The first item on my Garden Journal to – do list was to clean up my strawberry bed. With gloves on my fingers and a rake in my hands I proceeded to gently rake up the leaves and dead growth from the berry bushes. Unfortunately my strawberry patch has been attacked by unwanted crab grass so I worked hard to remove as much of the pesky grass as I could. As is typical with many of my early spring projects where I find myself getting a little too forceful with the hard packed dirt I accidently thrust the tip of my rake into the drip line… my husband will be delighted to see that I have added “repair the sprinkler in the strawberries” to his list of things to do.
My strawberry patch in it’s messiness does not look much different from it’s ‘cleaned out’ March state but I’m sure my efforts will not have been in vain as they will now more easily be able to find the upcoming sunshine.
I love growing strawberries and my kids (and dogs….grrrr) love eating the strawberries. If you are thinking of planting a patch of your own here are a few things to consider.
There are three types of strawberry plants:
- June Bearing, which provide fruit in late May to June
- Ever bearing, which will produce a crop in the spring and again in the fall.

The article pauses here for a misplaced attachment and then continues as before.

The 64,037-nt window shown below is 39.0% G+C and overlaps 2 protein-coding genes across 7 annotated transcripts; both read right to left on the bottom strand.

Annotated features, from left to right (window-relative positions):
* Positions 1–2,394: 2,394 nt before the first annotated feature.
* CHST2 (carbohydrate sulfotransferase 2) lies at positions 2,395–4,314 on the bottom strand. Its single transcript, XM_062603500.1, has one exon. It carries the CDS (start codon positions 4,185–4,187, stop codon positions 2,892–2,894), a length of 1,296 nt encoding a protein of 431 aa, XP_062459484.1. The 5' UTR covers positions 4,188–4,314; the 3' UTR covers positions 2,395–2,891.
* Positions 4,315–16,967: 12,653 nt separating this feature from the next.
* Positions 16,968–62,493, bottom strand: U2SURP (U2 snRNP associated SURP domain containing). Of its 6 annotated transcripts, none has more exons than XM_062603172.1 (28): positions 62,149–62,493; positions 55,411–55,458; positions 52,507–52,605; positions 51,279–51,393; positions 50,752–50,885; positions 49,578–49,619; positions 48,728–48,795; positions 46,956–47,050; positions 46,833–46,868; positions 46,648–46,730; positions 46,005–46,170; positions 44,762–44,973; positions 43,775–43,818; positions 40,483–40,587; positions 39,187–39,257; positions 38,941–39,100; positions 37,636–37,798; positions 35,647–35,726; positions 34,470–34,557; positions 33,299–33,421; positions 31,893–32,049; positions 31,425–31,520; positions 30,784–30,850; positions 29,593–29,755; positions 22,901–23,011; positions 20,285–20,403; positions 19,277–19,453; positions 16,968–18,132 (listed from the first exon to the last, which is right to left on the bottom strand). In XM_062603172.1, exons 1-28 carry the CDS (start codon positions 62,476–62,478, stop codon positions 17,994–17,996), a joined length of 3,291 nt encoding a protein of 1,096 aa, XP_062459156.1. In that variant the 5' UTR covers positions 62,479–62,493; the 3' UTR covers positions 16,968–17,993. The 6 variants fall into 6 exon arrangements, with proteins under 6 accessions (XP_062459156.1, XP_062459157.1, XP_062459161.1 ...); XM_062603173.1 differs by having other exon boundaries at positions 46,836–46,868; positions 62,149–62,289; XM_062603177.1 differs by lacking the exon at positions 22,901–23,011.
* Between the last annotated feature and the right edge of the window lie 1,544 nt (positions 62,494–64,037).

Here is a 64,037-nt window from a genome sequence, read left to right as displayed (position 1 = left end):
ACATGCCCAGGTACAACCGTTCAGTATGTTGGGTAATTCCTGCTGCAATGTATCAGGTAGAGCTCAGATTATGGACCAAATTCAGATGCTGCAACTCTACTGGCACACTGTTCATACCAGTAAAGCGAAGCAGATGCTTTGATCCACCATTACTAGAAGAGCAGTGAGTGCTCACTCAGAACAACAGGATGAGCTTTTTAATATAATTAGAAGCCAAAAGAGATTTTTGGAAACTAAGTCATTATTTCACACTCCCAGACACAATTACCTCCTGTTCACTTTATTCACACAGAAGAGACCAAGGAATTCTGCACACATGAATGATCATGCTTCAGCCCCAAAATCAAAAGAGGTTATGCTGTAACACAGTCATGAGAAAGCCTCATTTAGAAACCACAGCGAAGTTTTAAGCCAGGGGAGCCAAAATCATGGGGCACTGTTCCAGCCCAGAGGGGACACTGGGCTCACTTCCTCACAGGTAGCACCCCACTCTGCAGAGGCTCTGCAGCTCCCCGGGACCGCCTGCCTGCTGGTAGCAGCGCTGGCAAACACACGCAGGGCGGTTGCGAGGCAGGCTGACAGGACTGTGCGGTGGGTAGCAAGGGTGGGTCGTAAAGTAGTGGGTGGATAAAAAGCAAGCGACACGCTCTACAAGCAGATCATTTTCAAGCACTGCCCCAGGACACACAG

- Day-neutrals, which will continue to produce fruit throughout the summer.
The temperatures where I live, in Southern Utah are often too warm for strawberries plants to produce in the heat of the summer so Everbearers and Day-neutrals act very much the same and are often considered synonyms.
After you have decided which type of strawberry you want in your garden you will need to find an appropriate place to plant them. Strawberries spread themselves by sending out runners that form daughter plants. Because of this, the plants need room to grow. I recommend starting your patch with plants rather than seeds. Place the plants 18 – 24 inches apart. Removing the blossoms and fruit during the first season will promote runners to form which will lead your patch into forming a continuous mat for plants. Be sure to carve out a path if necessary.
Strawberry plants will need to be thined out every year to encourage new growth.
The biggest problem with growing strawberries is weed control. A strawberry plant will not compete well with weeds for water and nutrients. Such is the problem I am having with the crab grass living in my beds. Remove weeds quickly to avoid having your plants be choked out.
Strawberries should be harvested every other day to insure high quality. Pick in the morning and refrigerate as soon as possible to maximize shelf life.
For additional information about Growing Strawberries check out these resources:
On an unrelated side note. Decorative rocks look great as long as they are kept clean. My rocks surrounding my strawberry patch are always filled with leaves and gunk after the winter time. After my efforts of removing the rocks, sweeping out the leaves, and replacing the rocks into their piles they look clean and fresh again.